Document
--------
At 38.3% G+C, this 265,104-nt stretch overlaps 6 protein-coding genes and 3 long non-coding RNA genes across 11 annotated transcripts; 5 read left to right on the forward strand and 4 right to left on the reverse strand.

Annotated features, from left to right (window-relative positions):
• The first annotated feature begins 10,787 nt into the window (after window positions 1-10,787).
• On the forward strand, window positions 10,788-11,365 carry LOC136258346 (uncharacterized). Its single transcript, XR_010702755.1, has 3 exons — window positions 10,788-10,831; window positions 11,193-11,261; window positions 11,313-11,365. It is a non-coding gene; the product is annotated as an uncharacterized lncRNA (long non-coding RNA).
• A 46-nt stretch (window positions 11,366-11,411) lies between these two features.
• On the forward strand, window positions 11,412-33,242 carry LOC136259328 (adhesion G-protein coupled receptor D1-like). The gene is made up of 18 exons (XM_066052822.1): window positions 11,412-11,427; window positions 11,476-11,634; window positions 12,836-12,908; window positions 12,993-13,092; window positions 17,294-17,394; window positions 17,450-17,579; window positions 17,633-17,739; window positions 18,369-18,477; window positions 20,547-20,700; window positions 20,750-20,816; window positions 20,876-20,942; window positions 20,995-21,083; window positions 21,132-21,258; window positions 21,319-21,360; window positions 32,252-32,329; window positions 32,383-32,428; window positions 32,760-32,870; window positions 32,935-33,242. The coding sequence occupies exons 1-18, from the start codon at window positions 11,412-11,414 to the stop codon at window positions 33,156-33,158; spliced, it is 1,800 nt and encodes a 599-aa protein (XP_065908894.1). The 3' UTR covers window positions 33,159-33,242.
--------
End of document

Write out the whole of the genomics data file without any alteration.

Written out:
At 38.3% G+C, this 265,104-nt stretch overlaps 6 protein-coding genes and 3 long non-coding RNA genes across 11 annotated transcripts; 5 read left to right on the forward strand and 4 right to left on the reverse strand.

Annotated features, from left to right (window-relative positions):
• The first annotated feature begins 10,787 nt into the window (after window positions 1-10,787).
• On the forward strand, window positions 10,788-11,365 carry LOC136258346 (uncharacterized). Its single transcript, XR_010702755.1, has 3 exons — window positions 10,788-10,831; window positions 11,193-11,261; window positions 11,313-11,365. It is a non-coding gene; the product is annotated as an uncharacterized lncRNA (long non-coding RNA).
• A 46-nt stretch (window positions 11,366-11,411) lies between these two features.
• On the forward strand, window positions 11,412-33,242 carry LOC136259328 (adhesion G-protein coupled receptor D1-like). The gene is made up of 18 exons (XM_066052822.1): window positions 11,412-11,427; window positions 11,476-11,634; window positions 12,836-12,908; window positions 12,993-13,092; window positions 17,294-17,394; window positions 17,450-17,579; window positions 17,633-17,739; window positions 18,369-18,477; window positions 20,547-20,700; window positions 20,750-20,816; window positions 20,876-20,942; window positions 20,995-21,083; window positions 21,132-21,258; window positions 21,319-21,360; window positions 32,252-32,329; window positions 32,383-32,428; window positions 32,760-32,870; window positions 32,935-33,242. The coding sequence occupies exons 1-18, from the start codon at window positions 11,412-11,414 to the stop codon at window positions 33,156-33,158; spliced, it is 1,800 nt and encodes a 599-aa protein (XP_065908894.1). The 3' UTR covers window positions 33,159-33,242.